UK letter to Security Council says ‘highly likely’ Russia behind nerve-agent attack; Russia denies responsibility
The accusation was met with a firm denial from the Russian Ambassador to the UN, Vassily Nebenzia, who said that a letter sent by British Prime Minister, Theresa May, to the President of the Security Council, outlining the attack, constituted a “threat to a sovereign State.”
The UK Deputy Permanent Representative, Jonathan Allen, said that Russia was “in serious breach of the Chemical Weapons Convention (CWC)” through its failure to disclose the existence of the Soviet-era Novichok programme – the name of the nerve agent which the UK says was used in the attack on Sergei Skripal and his daughter, in the English city of Salisbury, on 4 March.
The pair were found unconscious on a bench and taken to hospital where they remain in a critical condition.
The UK Prime Minister wrote to the Council on Tuesday, saying that following a “thorough investigation,” either the Russian Government was behind the attack, or alternatively, had lost control of the nerve agent to a non-State actor.
Mr. Allen told the Security Council that the UK had called in the Hague-based Organisation for the Prohibition of Chemical Weapons (OPCW), the UN-backed body which works to implement the Convention and eliminate chemical weapons use, and the threat of their use.
He said that the attack was “an unlawful use of force” and a violation of the UN Charter, which had potentially exposed hundreds of British citizens to the nerve agent.
The deputy Ambassador added that the UK was asking the OPCW to independently verify the use of the agent.
Also invoking the primary investigative and verification role of the OPCW in the case, Ambassador Nebenzia, for Russia, said that his country had asked the UK for samples of the nerve agent, and offered to conduct a joint investigation.
He denied the existence of any Novichok programme and said that the most probable source of the nerve agent were countries that continued their research on such weapons, which include the UK, he added.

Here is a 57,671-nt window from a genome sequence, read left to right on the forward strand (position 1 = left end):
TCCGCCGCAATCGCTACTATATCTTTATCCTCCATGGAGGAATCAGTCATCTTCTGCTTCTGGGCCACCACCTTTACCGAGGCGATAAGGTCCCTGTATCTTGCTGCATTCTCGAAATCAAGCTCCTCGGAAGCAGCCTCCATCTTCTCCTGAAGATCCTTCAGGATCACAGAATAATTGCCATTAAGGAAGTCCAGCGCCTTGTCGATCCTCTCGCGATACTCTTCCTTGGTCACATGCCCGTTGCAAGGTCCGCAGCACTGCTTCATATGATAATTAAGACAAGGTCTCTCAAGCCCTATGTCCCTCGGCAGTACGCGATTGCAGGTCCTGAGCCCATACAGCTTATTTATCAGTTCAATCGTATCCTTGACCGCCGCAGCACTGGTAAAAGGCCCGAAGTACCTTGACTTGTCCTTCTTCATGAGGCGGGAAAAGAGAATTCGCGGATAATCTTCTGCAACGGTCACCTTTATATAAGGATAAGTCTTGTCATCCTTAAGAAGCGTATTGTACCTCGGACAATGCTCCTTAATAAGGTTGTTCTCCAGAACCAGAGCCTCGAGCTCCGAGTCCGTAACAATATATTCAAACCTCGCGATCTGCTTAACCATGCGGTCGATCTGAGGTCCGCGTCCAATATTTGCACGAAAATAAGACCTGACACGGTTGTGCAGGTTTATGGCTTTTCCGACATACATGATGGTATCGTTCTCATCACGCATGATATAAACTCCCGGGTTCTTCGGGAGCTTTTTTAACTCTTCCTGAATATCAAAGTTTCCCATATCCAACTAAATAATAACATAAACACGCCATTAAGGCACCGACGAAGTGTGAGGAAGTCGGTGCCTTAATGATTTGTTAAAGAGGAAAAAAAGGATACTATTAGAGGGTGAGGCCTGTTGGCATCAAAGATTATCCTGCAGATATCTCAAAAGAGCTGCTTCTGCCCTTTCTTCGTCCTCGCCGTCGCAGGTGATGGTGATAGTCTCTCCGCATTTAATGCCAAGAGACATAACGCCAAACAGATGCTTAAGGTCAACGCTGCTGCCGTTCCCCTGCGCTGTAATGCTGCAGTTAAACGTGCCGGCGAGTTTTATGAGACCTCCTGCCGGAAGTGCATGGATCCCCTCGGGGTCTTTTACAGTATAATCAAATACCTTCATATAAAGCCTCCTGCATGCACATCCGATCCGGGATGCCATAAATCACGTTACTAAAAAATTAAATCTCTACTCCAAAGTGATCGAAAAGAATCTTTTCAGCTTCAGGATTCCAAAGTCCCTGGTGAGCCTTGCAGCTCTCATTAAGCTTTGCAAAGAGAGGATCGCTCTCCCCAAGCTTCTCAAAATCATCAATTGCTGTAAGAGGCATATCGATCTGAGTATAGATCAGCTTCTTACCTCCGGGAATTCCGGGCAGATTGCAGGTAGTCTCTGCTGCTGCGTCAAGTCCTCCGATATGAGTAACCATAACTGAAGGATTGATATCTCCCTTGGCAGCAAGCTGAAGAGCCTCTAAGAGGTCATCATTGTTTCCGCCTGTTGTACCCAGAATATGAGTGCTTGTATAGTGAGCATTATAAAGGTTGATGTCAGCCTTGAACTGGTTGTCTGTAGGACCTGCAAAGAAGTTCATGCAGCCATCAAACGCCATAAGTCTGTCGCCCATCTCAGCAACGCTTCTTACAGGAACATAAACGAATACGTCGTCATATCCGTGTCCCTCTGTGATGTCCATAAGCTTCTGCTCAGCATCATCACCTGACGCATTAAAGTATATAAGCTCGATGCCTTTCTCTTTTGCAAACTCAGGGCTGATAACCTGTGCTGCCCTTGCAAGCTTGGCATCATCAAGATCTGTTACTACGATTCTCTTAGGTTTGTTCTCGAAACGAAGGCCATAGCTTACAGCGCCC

In her statement to the Council, Ambassador Nikki Haley of the United States, said that the US stood in solidarity with the UK in denouncing the “crime” and believed Russia had been responsible for the attack.
It was part of an “alarming increase” in the use of chemical weapons she added, citing their use during the long-running conflict in Syria, as identified by the OPCW-UN Joint Investigative Mechanism.
Permanent Representative for France, François Delatrre, said his country placed full confidence in the UK investigation, and that the perpetrators had to be identified and prosecuted.
Rounding off the statements on behalf of the five permanent Council members, China’s Ambassador, Ma Zhaoxu, said his country hoped an impartial investigation would be held, based on the facts and on international law.
Earlier in the day, Farhan Haq, the Deputy UN Spokesman, told reporters that Secretary-General António Guterres was deeply concerned over the reported use of a nerve agent in the United Kingdom. The UN chief conveyed his sympathies to those who have been harmed and expressed his sincere hope for their early recovery.
“The use of nerve agents as a weapon, under any circumstances, is unacceptable, and its use by a State would constitute a serious violation of international law,” the deputy spokesman said, adding that while the Secretary‑General was not in a position to attribute responsibility, “he strongly condemns the use of any nerve agent or chemical weapons and hopes that the incident will be thoroughly investigated.”